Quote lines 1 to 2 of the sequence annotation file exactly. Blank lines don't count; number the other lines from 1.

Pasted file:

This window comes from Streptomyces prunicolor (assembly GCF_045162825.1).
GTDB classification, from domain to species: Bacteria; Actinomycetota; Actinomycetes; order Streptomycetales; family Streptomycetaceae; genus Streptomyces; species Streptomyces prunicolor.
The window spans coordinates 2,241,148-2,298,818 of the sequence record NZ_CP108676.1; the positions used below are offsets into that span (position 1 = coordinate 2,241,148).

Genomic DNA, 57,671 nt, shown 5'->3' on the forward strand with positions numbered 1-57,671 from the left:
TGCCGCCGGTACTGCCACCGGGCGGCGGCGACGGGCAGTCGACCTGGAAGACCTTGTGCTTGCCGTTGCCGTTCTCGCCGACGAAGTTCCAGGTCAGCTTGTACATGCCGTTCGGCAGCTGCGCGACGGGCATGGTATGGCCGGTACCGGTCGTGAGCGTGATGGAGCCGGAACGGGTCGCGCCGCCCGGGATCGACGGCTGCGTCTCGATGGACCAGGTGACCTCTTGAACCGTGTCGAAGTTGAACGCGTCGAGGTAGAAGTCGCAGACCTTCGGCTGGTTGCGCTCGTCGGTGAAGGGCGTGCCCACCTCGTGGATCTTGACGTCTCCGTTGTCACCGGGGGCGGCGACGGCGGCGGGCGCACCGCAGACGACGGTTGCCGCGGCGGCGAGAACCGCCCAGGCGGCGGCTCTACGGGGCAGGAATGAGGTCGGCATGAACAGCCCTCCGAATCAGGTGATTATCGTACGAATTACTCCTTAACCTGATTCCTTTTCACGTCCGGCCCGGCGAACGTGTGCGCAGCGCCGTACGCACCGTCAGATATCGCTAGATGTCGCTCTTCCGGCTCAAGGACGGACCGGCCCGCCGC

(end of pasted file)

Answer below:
This window comes from Streptomyces prunicolor (assembly GCF_045162825.1).
GTDB classification, from domain to species: Bacteria; Actinomycetota; Actinomycetes; order Streptomycetales; family Streptomycetaceae; genus Streptomyces; species Streptomyces prunicolor.